One reason why Stevenson’s text sets up the scene of reading itself is that it reveals that readers are not able to avoid what, in another context, Shoshana Felman refers to as “the text’s meaning as division” (160, emphasis mine). This is not just to say that readers “can ... master or exhaust the very meaning of that division, but [they can] act the division out, perform it, be part of it” (Felman 160).[2] To act the division out with respect to Stevenson’s text is to be confronted strangely with one’s participation, as an other—an addressee, in fact— in the production of meaning—where the scene of the crime is uncannily the scene of reading. As a reader, it is to realize as tellingly as Jekyll does in a letter to Gabriel Utterson, his friend and lawyer, that “in the field of my consciousness, even if I could rightly be said to be either, it [is] only because I [am] radically both” (77). To be radically both, in Felman’s terms, is to realize that

the most scandalous thing [about the text] is that we are forced to participate in the scandal, [and] that the reader’s innocence cannot remain intact. In other words, the scandal is not simply in the text, it resides in our relation to the text, in the text’s effect on us, its readers: what is outrageous in the text is not simply that of which the text is speaking, but that which makes it speak to us.

144 italics in original

In this regard, to participate in the scandal is to recognize what is at stake in reading a novel that allegorizes reading as being not only an uncanny encounter with the other—as oneself—but also an encounter with a text that reads the other like a letter. In Stevenson’s novel, readers abound and so do letters. The latter are often sealed—as in the letters which Utterson takes to his study after finding the body of Edward Hyde—and others are letters within letters—as in Lanyon’s transcription of Jekyll’s desperate letter to him pleading for assistance in obtaining a drawer from his laboratory containing the drug that will enable his transformation back from Hyde to Jekyll. In a chapter entitled “The Incident of the Letter,” a letter ostensibly written by Edward Hyde, delivered to Jekyll and given by Jekyll to Utterson for safekeeping becomes the object of analysis by no less than three readers and each of their interpretive claims reveals a bias. First, in this series of displaced addressees, Utterson comes to the conclusion that the letter is signed by a “murderer”; Mr. Guest, whom the narrator tells us is “a great student and critic of handwriting” (52), concludes that the writer is “not mad” but that the letter is written in “‘an odd hand’” (53), to which Utterson adds, “‘And by all accounts a very odd writer’” (53). Prior to the exchange between Utterson and Guest, we are told that “The letter was written in an odd, upright hand and signed ‘Edward Hyde’” (51), as if even the narrator agreed that the handwritten letter, which has already come into so many hands, gave empirical evidence of being “odd.” The effect of such reading is that we are invited to hear in the authorized voices the synonyms “abnormal,” “strange,” “peculiar,” and “anomalous” being directed towards the signatory of the letter, and scandal, deviance, and pathology are thereby located in the text signed by one “Edward Hyde,” a proper name which gestures towards acts of concealment and duplicity. But whose?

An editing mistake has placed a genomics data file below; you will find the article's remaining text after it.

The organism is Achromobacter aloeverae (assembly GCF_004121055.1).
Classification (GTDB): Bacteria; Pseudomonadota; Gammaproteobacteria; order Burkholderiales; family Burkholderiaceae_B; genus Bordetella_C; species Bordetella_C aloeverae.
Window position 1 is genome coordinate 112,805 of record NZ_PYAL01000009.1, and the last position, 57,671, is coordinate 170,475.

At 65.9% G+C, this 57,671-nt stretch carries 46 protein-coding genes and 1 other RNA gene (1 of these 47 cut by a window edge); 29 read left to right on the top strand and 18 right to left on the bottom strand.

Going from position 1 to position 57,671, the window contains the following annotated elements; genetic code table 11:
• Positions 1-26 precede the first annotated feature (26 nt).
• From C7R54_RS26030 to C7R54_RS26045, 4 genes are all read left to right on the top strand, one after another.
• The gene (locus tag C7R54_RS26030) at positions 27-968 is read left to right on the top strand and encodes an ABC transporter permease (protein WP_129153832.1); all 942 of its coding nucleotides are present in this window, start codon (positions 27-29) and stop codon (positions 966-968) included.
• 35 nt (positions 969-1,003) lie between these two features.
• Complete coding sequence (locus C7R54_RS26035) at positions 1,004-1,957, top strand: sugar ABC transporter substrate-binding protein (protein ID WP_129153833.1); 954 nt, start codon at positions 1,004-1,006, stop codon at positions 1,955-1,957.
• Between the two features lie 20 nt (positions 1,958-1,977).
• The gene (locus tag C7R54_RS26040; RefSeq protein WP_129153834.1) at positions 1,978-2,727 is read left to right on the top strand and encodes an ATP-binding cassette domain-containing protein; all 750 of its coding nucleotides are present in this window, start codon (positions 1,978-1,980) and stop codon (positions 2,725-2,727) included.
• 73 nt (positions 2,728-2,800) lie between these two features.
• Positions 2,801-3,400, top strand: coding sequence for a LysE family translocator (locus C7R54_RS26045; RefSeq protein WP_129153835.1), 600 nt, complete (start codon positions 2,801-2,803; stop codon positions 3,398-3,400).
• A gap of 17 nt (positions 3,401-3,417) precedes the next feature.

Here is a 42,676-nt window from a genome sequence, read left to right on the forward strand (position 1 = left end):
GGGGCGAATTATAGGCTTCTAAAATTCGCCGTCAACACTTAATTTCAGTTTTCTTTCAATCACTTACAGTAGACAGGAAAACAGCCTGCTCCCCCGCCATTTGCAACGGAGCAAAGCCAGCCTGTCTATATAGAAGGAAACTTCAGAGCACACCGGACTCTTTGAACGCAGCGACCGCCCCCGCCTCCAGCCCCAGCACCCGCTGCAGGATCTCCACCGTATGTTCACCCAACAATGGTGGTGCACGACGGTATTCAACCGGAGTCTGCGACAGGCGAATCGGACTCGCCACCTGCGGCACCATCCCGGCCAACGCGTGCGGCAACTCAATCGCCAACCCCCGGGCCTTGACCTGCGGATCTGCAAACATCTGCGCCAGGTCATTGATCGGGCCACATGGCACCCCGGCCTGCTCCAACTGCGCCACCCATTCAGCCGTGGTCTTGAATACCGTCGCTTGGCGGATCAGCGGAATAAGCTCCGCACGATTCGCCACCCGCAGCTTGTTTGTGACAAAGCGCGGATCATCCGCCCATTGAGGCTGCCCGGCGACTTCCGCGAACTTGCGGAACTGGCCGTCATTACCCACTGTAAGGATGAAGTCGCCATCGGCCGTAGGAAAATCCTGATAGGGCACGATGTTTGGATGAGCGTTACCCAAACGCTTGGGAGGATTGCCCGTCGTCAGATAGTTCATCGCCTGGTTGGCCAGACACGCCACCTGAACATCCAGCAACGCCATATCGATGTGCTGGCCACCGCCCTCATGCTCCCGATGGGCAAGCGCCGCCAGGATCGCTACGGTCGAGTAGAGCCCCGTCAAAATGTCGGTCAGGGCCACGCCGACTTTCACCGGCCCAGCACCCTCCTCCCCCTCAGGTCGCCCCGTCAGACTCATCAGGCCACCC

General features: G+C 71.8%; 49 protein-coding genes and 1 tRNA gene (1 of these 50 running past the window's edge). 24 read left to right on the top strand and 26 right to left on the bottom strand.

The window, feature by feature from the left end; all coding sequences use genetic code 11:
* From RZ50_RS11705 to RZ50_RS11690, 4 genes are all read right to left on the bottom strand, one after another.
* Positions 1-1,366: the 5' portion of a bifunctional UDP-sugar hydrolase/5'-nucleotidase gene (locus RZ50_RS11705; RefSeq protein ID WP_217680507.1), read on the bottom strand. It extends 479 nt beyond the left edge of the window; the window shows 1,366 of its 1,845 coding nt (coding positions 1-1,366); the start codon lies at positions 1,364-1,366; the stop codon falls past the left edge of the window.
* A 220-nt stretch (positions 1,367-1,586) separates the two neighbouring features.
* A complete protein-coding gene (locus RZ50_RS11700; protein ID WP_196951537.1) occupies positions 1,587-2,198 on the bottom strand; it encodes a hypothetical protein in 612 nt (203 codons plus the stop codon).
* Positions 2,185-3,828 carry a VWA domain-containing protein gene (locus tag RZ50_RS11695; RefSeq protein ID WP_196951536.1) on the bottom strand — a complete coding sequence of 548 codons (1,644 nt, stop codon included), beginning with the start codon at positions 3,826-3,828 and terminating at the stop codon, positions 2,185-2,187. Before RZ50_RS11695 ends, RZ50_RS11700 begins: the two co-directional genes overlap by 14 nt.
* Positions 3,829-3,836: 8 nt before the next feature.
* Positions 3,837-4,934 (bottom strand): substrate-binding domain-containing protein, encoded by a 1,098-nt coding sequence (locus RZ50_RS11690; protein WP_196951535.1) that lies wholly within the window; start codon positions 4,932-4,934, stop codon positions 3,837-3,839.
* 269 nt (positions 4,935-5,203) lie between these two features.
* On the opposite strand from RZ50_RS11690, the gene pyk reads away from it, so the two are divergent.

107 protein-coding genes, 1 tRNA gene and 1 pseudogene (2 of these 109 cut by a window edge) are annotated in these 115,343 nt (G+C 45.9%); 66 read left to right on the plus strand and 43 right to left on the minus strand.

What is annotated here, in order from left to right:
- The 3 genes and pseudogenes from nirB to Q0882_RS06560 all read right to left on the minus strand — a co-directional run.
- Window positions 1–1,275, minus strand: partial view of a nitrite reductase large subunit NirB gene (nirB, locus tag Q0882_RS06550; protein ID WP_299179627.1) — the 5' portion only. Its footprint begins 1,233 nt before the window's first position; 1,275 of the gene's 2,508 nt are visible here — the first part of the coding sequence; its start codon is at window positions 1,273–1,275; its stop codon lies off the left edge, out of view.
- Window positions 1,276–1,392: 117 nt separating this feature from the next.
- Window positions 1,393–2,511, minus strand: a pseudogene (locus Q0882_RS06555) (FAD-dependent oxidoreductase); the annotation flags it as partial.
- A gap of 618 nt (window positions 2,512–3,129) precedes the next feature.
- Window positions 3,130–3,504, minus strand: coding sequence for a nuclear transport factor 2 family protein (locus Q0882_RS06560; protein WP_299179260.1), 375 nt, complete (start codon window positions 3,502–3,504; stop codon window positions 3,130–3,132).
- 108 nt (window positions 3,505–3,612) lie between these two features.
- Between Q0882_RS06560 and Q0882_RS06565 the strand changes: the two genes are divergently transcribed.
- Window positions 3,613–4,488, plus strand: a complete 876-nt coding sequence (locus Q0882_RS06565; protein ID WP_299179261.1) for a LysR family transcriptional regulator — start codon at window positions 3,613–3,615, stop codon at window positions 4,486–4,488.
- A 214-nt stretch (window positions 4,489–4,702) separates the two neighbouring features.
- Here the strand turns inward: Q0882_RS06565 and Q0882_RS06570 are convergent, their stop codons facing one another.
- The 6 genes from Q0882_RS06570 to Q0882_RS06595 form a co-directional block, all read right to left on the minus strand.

If we recall Felman’s claim that the scandal is not simply in the text, that it resides in our relation to the text, in the text’s effect on us, its readers, then the proper name of Edward Hyde is synonymous not only with “that of which the text is speaking, but also with that which makes it speak to us” (144). This speaking “to us” takes the form of an address and, as Derrida might say, brings its subject into being. In Stevenson’s text, avoiding interpellation is almost impossible. That this interpellation is discursive and concerned with reading and writing can be heard in Lanyon’s narrative when, face-to-face with Hyde, Lanyon tells him to “Compose yourself” (73). It is through such “composition” that we come to recognize that in addressing us, the text compels us to participate in the novel’s quasi-epistolary dynamics. This notion of participation becomes even more apparent when we take into account Derrida’s contention that in any reading “it is the ear of the other that signs” (“Roundtable Auto” 51, emphasis mine). As Christie MacDonald puts it, “texts can only be understood when a reader ... countersigns in his or her name, as one might validate a check or document” (“Preface” ix), and we have only to recall Richard Enfield’s concern that Hyde’s cheque payable to the family of the girl he “trampled” was signed, as Enfield remarks, “with a name that I can’t mention” (34). One could say the same for a countersignature, for according to Derrida, it is a text that teaches the reader, “if s/he is willing, to countersign” (“An Interview” 74), and this countersignature, as Derrida suggests, concerns “what is in the work which produces its reader, a reader who doesn’t yet exist, whose competence cannot be identified, a reader who would be ‘formed,’ ‘trained,’ instructed, constructed, even engendered, let’s say invented by the work” (“An Interview” 74). In Stevenson’s work, the question of reading—and, therefore, of countersigning—becomes one of an inventive encounter with a text which insists upon teaching us not only that, as Julia Kristeva would say, “the other is my unconscious” (183) but also that what I am calling “my unconscious” is “invented by the work.”